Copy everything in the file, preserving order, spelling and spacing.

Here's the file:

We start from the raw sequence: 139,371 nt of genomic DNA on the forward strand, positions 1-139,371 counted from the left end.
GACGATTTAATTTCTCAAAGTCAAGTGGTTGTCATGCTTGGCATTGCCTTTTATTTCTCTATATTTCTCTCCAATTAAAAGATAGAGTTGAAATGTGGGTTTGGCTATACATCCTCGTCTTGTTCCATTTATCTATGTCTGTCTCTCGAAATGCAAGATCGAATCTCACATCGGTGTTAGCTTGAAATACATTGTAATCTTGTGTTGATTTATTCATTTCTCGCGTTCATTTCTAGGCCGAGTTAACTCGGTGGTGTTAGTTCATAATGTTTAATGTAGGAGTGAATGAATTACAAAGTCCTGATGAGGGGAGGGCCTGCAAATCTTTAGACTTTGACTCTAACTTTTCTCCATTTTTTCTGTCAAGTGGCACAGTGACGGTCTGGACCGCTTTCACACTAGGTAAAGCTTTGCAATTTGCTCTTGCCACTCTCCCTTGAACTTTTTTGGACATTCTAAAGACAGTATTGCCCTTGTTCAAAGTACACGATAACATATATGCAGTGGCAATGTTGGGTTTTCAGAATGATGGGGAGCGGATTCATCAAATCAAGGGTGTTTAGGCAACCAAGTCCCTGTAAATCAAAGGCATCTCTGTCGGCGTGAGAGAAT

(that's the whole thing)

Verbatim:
We start from the raw sequence: 139,371 nt of genomic DNA on the forward strand, positions 1-139,371 counted from the left end.
GACGATTTAATTTCTCAAAGTCAAGTGGTTGTCATGCTTGGCATTGCCTTTTATTTCTCTATATTTCTCTCCAATTAAAAGATAGAGTTGAAATGTGGGTTTGGCTATACATCCTCGTCTTGTTCCATTTATCTATGTCTGTCTCTCGAAATGCAAGATCGAATCTCACATCGGTGTTAGCTTGAAATACATTGTAATCTTGTGTTGATTTATTCATTTCTCGCGTTCATTTCTAGGCCGAGTTAACTCGGTGGTGTTAGTTCATAATGTTTAATGTAGGAGTGAATGAATTACAAAGTCCTGATGAGGGGAGGGCCTGCAAATCTTTAGACTTTGACTCTAACTTTTCTCCATTTTTTCTGTCAAGTGGCACAGTGACGGTCTGGACCGCTTTCACACTAGGTAAAGCTTTGCAATTTGCTCTTGCCACTCTCCCTTGAACTTTTTTGGACATTCTAAAGACAGTATTGCCCTTGTTCAAAGTACACGATAACATATATGCAGTGGCAATGTTGGGTTTTCAGAATGATGGGGAGCGGATTCATCAAATCAAGGGTGTTTAGGCAACCAAGTCCCTGTAAATCAAAGGCATCTCTGTCGGCGTGAGAGAAT